As mentioned earlier your success post surgery will depend on your life long efforts to change your lifestyle. This includes making some radical changes to your eating as well as exercise habits.

 

Some of the key factors in achieving optimal weight loss and maintaining it are:

Monitor your weight closely 

You need to weigh yourself weekly to give yourself feedback on your progress.

If you are putting on weight again, your diet needs to be reviewed and increase your activity level.

 

Protect the new stomach pouch 

The aim of the sleeve is to help you feel full after eating a small meal. However you still need to protect the stomach pouch to prevent over stretching it resulting in loss of satiety and weight regain.

            • Eat  a healthy and balanced meals: including lean meats, fruits and vegetables, choosing low fat dairy items and avoiding high calorie dense foods
            • Avoid snacking and grazing – aim for 3 meals per day
            • Avoid liquid calories
            • Do not drink 30 minutes before and 45 minutes after eating

Regular exercise

            • Choose an exercise that you enjoy and do it daily (eg. start with walking  20  minutes a day)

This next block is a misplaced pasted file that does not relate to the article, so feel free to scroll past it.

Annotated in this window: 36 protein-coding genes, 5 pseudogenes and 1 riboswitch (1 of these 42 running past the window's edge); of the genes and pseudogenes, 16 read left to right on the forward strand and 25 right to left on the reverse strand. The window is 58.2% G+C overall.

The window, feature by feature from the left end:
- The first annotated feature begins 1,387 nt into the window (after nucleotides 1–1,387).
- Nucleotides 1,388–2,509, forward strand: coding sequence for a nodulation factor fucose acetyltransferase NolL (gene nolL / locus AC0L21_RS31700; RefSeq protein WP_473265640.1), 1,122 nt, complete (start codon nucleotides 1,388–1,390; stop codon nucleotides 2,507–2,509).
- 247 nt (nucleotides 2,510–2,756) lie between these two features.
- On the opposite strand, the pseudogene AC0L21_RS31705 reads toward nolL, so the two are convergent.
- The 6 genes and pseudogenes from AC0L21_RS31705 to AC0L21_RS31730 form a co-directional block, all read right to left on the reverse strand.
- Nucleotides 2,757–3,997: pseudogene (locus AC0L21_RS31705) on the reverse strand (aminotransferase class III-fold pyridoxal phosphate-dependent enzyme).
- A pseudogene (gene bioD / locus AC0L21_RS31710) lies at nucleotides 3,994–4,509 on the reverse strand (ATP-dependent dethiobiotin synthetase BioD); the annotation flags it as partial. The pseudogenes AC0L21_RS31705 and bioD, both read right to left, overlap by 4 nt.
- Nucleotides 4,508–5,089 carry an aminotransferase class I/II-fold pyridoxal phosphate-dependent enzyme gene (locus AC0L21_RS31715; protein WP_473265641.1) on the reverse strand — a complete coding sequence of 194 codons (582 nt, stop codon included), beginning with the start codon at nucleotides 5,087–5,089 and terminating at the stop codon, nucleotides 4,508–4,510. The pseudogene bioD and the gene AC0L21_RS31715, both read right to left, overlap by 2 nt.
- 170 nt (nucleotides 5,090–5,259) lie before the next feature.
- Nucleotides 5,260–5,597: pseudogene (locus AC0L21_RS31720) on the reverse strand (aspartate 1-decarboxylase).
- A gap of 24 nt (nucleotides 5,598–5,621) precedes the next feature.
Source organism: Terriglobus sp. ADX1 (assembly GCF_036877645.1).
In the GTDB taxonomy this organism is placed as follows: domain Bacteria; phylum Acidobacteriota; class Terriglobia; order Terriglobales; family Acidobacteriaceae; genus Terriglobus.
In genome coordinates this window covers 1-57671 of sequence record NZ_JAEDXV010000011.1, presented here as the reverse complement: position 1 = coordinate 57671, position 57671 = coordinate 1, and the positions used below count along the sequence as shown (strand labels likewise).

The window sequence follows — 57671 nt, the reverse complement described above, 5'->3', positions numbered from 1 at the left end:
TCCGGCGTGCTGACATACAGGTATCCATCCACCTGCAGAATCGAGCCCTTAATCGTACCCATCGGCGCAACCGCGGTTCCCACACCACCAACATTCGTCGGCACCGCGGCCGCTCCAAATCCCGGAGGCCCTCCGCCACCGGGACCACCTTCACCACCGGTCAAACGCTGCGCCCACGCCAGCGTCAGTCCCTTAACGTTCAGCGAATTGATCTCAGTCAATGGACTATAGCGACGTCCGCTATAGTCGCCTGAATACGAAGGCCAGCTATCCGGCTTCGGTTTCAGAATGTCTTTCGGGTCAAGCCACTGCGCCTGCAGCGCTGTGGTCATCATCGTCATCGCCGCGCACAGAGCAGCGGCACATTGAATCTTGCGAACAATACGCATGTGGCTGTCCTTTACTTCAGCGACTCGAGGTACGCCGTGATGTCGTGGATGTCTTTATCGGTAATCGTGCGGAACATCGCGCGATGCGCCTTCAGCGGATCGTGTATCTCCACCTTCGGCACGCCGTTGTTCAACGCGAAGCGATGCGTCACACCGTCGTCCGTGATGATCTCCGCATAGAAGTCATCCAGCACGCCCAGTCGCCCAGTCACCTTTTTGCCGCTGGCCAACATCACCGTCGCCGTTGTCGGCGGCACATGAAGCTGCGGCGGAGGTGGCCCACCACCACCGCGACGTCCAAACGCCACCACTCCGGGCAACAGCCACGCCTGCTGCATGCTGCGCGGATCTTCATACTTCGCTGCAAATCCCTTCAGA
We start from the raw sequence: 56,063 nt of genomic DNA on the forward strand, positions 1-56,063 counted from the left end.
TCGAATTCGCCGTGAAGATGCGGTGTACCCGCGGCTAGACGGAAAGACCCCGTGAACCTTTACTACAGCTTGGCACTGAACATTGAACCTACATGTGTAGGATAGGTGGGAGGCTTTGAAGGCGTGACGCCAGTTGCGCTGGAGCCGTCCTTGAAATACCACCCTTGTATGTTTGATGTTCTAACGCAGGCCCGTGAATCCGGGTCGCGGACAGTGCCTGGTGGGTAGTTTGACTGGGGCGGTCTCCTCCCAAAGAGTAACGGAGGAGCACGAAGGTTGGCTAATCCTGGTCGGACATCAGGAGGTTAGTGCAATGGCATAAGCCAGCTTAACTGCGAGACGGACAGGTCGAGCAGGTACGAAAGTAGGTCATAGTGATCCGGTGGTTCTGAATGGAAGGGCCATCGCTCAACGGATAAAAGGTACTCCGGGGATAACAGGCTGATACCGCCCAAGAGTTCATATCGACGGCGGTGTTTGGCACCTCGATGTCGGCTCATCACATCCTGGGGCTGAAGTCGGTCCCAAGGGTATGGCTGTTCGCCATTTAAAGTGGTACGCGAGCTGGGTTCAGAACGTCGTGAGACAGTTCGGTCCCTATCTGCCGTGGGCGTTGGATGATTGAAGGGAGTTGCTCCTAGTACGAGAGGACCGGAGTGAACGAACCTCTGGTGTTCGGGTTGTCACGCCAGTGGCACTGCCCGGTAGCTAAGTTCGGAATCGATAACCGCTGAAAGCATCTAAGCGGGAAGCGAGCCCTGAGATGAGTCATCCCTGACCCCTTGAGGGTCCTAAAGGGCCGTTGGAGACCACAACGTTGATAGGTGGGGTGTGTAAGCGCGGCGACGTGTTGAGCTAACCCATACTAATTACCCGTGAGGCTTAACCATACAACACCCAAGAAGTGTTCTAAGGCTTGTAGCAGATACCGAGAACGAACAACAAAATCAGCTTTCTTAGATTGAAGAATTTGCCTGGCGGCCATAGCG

• Increase the activity level in your routine day

 

 

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An example of dietary vitamin and mineral table

Vitamin and recommended daily intake Food sources Deficiencies and consequences
A (retinol) 900mcg Green leafy vegetables, carrots, pumpkins

Orange, ripe yellow fruits, squash, liver

Night blindness, hyperkeratosis
B1 (thiamine) 1.2mg Pork, eggs, liver

Brown rice, vegetables, oat meals, potatoes

Cardiovascular problems (wet beriberi)

Nervous system (dry beriberi)

Wernicke encephalopathy

Korsakoff psychosis

B2 (riboflavin) 1.3mg Dairy products, bananas

Green beans, asparagus

Ariboflavinosis

Sore mouth and tongue

B3 (niacin) 16mg Meat, fish, eggs

Vegetables, mushrooms, nuts

Pellagra
B5 (panthothenic acid) 5mg Meat

Broccoli, avocados

Parasthesia
B6 (pyridoxine) 1.5mg Meat

Vegetables, nuts, bananas

Dermatitis, glossitis

Anaemia, peripheral neuropathy

B7 (biotin) 30mcg Egg yolk, liver

Some vegetables, peanuts